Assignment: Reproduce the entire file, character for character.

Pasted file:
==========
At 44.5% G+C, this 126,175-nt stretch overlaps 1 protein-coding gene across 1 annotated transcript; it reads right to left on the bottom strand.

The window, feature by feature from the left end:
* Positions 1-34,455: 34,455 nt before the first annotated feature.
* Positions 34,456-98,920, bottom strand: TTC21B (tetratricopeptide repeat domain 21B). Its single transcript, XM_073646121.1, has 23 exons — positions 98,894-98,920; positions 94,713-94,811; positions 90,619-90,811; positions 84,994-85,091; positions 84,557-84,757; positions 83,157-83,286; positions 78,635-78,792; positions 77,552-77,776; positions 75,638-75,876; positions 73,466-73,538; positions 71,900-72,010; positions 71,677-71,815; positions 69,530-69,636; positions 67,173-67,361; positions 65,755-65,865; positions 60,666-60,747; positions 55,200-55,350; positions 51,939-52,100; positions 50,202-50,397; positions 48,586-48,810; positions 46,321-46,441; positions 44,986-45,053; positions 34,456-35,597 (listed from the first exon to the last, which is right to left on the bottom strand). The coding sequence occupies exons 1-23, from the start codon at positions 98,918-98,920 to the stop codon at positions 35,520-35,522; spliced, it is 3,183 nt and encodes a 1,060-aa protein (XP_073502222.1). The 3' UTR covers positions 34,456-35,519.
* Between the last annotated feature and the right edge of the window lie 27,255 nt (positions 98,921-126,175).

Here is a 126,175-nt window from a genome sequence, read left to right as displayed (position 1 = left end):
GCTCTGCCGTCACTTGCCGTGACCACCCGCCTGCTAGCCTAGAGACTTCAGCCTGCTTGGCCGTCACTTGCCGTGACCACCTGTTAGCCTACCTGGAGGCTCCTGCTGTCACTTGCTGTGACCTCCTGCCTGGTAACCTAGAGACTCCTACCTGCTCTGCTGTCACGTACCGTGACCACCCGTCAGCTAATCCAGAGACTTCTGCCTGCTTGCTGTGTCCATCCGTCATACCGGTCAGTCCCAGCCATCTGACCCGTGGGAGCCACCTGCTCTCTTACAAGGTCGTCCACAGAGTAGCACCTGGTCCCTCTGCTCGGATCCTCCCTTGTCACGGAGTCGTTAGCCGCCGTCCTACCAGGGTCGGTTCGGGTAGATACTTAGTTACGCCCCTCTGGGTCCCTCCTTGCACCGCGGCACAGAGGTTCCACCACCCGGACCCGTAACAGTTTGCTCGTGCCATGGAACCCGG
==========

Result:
At 44.5% G+C, this 126,175-nt stretch overlaps 1 protein-coding gene across 1 annotated transcript; it reads right to left on the bottom strand.

The window, feature by feature from the left end:
* Positions 1-34,455: 34,455 nt before the first annotated feature.
* Positions 34,456-98,920, bottom strand: TTC21B (tetratricopeptide repeat domain 21B). Its single transcript, XM_073646121.1, has 23 exons — positions 98,894-98,920; positions 94,713-94,811; positions 90,619-90,811; positions 84,994-85,091; positions 84,557-84,757; positions 83,157-83,286; positions 78,635-78,792; positions 77,552-77,776; positions 75,638-75,876; positions 73,466-73,538; positions 71,900-72,010; positions 71,677-71,815; positions 69,530-69,636; positions 67,173-67,361; positions 65,755-65,865; positions 60,666-60,747; positions 55,200-55,350; positions 51,939-52,100; positions 50,202-50,397; positions 48,586-48,810; positions 46,321-46,441; positions 44,986-45,053; positions 34,456-35,597 (listed from the first exon to the last, which is right to left on the bottom strand). The coding sequence occupies exons 1-23, from the start codon at positions 98,918-98,920 to the stop codon at positions 35,520-35,522; spliced, it is 3,183 nt and encodes a 1,060-aa protein (XP_073502222.1). The 3' UTR covers positions 34,456-35,519.
* Between the last annotated feature and the right edge of the window lie 27,255 nt (positions 98,921-126,175).

Here is a 126,175-nt window from a genome sequence, read left to right as displayed (position 1 = left end):
GCTCTGCCGTCACTTGCCGTGACCACCCGCCTGCTAGCCTAGAGACTTCAGCCTGCTTGGCCGTCACTTGCCGTGACCACCTGTTAGCCTACCTGGAGGCTCCTGCTGTCACTTGCTGTGACCTCCTGCCTGGTAACCTAGAGACTCCTACCTGCTCTGCTGTCACGTACCGTGACCACCCGTCAGCTAATCCAGAGACTTCTGCCTGCTTGCTGTGTCCATCCGTCATACCGGTCAGTCCCAGCCATCTGACCCGTGGGAGCCACCTGCTCTCTTACAAGGTCGTCCACAGAGTAGCACCTGGTCCCTCTGCTCGGATCCTCCCTTGTCACGGAGTCGTTAGCCGCCGTCCTACCAGGGTCGGTTCGGGTAGATACTTAGTTACGCCCCTCTGGGTCCCTCCTTGCACCGCGGCACAGAGGTTCCACCACCCGGACCCGTAACAGTTTGCTCGTGCCATGGAACCCGG